There are other instances of individual heroism from the man,. For the casual viewer who watches Match of the Day and occasionally catches a live Sky match, Henry must have seemed a flawless jewel. Certainly for those Gunners fans susceptible to disingenuous crowd-pleasing gestures he was an unquestionable icon. But for the more thorough and discerning viewer, he could be an infuriating player.

He scowled and screamed at team-mates if they didn't make him the epicentre of their every move. This bullying habit hindered his younger colleagues’ development, as he later admitted himself. He fluffed a string of chances as the Gunners lost to Liverpool in the 2001 FA Cup Final, and in fact failed to find the net in any of the five finals in which he appeared for Arsenal.

On a good day, Henry’s showboating style was a joy, but all too often his fancy flicks proved, from a team point of view, an unhelpful overindulgence.

Bad attitude?

The moment the going got tough, with a young squad struggling to adjust to the Emirates era, he showed what sort of ‘captain’ he was by running off to Barcelona

Not that arrogance need be a bad thing in a player. My favourite footballer of all time is Ian Wright, who could be as flash and cocksure as you like. But Wrighty’s warm and open heart makes him so loveable, as does his vulnerability and palpable self-awareness. Henry seems a cold, self-satisfied character in comparison.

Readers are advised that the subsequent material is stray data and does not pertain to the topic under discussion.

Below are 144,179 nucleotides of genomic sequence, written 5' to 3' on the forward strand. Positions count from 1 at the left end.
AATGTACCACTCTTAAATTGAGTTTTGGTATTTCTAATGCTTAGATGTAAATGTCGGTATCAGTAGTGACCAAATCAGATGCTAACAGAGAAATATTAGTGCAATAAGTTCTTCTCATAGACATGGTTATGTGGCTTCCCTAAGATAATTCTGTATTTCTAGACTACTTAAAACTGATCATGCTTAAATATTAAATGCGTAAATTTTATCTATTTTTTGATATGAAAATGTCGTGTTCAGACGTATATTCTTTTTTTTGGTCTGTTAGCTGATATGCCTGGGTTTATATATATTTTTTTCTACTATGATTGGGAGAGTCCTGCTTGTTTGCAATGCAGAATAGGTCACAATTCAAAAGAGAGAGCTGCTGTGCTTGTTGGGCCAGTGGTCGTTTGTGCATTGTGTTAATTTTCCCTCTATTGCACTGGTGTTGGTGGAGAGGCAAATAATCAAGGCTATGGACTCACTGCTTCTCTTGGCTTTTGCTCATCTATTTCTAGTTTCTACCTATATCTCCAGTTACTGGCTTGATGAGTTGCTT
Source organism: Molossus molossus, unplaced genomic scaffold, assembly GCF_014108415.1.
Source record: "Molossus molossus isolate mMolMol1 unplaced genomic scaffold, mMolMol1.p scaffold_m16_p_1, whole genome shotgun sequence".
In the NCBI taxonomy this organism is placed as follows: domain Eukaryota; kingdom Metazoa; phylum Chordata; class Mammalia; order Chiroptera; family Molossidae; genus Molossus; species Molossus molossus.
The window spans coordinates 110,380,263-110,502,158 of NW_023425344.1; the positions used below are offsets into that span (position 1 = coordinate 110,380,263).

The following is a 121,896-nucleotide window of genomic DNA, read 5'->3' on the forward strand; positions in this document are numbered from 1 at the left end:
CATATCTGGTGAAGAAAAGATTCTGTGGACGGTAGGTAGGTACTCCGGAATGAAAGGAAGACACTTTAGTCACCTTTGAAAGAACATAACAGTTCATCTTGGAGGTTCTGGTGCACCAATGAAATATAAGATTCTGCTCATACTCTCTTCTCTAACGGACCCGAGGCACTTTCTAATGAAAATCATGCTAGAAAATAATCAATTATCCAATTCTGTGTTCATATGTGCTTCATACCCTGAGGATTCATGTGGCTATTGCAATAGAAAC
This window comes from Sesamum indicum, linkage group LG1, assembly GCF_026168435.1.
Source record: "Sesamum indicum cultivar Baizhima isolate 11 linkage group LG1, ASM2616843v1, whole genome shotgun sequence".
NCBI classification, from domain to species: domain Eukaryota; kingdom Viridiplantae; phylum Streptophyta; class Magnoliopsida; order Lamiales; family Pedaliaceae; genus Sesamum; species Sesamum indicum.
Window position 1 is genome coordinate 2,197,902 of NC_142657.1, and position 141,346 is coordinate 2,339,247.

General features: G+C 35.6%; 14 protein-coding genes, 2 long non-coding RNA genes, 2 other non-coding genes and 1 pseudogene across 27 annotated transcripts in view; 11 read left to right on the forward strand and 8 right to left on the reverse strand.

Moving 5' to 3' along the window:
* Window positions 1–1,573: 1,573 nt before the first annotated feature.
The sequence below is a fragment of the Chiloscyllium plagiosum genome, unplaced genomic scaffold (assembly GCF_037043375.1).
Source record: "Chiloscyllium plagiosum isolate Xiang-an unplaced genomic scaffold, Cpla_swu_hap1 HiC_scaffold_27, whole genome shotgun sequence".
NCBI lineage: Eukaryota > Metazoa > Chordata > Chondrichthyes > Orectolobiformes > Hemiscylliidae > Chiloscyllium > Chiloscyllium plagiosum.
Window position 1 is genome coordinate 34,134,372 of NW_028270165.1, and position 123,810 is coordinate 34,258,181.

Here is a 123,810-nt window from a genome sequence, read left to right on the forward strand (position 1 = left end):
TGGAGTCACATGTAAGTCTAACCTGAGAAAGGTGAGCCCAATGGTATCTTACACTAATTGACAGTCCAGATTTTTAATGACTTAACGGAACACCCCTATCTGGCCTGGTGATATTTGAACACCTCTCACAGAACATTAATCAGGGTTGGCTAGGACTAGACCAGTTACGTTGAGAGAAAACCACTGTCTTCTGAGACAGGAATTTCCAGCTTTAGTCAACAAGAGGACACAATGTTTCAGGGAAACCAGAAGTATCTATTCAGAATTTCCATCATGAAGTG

He was eventually made captain, in a somewhat desperate attempt to convince him to remain at the club. He duly signed a new contract and vowed to stay at Arsenal for the rest of his career. But the moment the going got tough, with a young squad struggling to adjust to the Emirates era, he showed what sort of ‘captain’ he was by running off to Barcelona, only seen again in a Gunners shirt during a hellishly egocentric 2012 cameo.

He was a divisive figure at international level, too. Many in France have never forgiven him for his sulk during the nation’s disastrous 2010 World Cup campaign, where they mustered a solitary point from three games. The French had only reached the tournament at all thanks to his handball which led to the decisive goal in the qualifying play-off against Ireland. But we don’t talk about that, of course.